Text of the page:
This article is a joint publication of TheNation.com and Foreign Policy In Focus.
The US stance on Iran’s uranium enrichment program, according to recent media reports, is softening.
In other words, Washington might agree to a technical workaround on the issue of dismantling centrifuges or accept a higher number of active centrifuges than it had previously been seeking in international negotiations with Iran.
But if the P5+1—that is, the five members of the UN Security Council plus Germany—and Iran fail to reach an agreement on a deal to limit Iran’s nuclear program by the November 24 deadline, the reason will be quite obvious, as this quote from a Western diplomat reveals: “On the core issues, we remain pretty far apart,” the diplomat told a group of journalists on September 26. “On enrichment, we are not there yet.… There are significant gaps, but we are still expecting significant moves from the Iranian side.”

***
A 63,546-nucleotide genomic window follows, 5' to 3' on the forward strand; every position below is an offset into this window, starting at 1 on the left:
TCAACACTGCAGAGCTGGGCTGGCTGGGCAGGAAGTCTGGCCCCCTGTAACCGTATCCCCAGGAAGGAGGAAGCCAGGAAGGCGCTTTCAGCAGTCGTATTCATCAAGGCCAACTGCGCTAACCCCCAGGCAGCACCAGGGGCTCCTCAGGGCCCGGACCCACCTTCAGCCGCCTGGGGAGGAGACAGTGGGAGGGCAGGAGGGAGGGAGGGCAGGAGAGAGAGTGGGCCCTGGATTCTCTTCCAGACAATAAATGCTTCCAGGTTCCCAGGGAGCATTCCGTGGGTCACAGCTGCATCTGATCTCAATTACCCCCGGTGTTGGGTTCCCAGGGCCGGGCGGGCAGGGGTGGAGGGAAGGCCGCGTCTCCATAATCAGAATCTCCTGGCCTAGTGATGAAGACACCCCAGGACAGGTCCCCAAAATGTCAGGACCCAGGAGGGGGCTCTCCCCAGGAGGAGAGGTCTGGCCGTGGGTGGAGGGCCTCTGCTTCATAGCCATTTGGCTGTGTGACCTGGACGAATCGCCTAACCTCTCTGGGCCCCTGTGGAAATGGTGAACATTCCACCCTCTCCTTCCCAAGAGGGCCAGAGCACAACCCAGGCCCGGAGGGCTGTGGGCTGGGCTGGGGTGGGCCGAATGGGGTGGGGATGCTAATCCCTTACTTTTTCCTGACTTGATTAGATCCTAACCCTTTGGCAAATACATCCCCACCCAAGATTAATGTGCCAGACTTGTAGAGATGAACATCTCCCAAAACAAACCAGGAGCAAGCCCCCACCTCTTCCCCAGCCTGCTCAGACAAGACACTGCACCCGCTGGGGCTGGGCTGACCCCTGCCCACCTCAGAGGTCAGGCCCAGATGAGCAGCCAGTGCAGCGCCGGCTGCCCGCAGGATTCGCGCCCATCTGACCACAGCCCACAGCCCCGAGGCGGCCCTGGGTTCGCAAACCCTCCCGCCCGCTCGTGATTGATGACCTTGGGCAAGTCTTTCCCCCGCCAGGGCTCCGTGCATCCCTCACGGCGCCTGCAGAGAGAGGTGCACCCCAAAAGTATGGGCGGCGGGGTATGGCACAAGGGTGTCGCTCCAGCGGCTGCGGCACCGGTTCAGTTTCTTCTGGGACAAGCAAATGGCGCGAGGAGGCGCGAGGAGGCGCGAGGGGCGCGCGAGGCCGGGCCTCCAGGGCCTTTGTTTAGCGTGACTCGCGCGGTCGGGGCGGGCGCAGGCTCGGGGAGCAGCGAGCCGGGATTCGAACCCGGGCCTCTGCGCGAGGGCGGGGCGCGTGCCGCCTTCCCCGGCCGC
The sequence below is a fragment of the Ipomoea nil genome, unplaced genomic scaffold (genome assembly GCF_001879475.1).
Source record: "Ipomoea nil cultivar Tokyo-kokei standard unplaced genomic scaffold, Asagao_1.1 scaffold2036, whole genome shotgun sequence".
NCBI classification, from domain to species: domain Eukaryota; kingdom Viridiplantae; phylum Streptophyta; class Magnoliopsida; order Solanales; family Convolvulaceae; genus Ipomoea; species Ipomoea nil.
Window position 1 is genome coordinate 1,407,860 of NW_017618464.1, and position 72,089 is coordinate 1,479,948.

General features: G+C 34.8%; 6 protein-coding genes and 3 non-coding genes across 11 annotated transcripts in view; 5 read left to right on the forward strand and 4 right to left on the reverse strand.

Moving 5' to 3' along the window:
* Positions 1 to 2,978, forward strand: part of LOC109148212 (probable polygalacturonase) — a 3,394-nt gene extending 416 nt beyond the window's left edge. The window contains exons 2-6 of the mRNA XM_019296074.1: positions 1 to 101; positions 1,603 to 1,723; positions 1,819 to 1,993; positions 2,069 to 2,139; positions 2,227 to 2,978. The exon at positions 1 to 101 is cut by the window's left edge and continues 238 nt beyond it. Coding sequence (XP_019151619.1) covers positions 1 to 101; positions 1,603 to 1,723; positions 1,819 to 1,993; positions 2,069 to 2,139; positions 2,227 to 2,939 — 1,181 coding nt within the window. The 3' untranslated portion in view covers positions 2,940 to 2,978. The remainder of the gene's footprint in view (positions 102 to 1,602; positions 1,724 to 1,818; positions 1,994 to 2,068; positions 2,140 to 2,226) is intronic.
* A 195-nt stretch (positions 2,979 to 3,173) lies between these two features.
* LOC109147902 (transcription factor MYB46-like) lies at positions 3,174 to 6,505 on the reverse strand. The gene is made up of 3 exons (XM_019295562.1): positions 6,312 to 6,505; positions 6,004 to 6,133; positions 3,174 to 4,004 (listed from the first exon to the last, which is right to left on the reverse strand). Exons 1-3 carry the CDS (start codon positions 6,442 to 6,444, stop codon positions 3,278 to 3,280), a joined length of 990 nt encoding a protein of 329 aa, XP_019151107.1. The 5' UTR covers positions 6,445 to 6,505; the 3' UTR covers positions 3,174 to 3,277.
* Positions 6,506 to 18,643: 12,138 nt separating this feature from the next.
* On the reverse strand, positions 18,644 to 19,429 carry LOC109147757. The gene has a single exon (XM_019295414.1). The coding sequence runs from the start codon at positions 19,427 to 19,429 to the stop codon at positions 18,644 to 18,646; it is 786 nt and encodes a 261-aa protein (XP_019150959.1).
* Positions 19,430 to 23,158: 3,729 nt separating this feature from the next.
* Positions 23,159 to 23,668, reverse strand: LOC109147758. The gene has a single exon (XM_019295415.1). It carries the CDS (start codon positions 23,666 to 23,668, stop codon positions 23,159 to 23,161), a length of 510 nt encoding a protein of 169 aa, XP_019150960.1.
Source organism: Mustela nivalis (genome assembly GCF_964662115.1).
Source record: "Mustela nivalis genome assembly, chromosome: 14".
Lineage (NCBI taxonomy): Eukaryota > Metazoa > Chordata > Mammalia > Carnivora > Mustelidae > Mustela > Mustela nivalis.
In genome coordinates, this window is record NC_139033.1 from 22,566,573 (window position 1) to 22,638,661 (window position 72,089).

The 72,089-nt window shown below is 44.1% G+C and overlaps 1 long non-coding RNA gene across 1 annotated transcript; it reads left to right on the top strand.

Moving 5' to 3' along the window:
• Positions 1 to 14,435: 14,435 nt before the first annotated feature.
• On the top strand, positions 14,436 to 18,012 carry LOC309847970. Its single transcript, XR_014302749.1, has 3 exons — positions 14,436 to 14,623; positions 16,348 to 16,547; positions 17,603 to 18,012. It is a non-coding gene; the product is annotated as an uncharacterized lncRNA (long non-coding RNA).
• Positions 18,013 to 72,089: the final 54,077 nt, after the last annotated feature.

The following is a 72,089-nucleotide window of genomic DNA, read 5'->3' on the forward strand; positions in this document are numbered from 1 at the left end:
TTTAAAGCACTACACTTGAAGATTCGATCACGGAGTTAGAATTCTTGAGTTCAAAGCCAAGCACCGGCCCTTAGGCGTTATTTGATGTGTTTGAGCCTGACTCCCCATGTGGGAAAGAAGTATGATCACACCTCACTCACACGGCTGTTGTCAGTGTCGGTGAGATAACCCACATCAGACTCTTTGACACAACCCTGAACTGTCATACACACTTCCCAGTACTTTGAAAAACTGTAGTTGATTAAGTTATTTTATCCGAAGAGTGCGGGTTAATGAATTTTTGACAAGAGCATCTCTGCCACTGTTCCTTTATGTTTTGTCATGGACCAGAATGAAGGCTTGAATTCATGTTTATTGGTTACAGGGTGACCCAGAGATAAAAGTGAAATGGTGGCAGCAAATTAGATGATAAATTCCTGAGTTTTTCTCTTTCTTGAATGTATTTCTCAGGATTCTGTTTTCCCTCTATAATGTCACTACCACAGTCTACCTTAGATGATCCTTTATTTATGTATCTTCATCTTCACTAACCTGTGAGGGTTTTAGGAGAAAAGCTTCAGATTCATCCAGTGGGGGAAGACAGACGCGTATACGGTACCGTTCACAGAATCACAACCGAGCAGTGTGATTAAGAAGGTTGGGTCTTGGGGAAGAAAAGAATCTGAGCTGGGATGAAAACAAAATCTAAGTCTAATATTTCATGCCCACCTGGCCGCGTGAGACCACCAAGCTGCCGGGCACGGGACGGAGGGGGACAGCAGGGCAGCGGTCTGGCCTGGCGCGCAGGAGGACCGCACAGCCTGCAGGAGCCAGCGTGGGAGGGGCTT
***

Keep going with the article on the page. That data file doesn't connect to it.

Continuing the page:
Like Samuel Beckett’s Vladimir and Estragon, waiting the length of the play for a character who never appears on stage, the P5+1 have been “expecting significant moves from the Iranian side” on uranium enrichment for over seven months now, since talks on a comprehensive deal began in late February. Those moves haven’t materialized. Some politicians in the United States and Europe are both irritated and mystified at Iran’s “intransigence” in the face of US “flexibility.”
But they shouldn’t be.
Iran already made some pretty significant moves to reach last year’s interim agreement. Iran’s leaders agreed to freeze their nuclear program in place, to drastically cut their stockpile of enriched uranium, and to cooperate with stringent monitoring and verification processes—agreements that they have kept.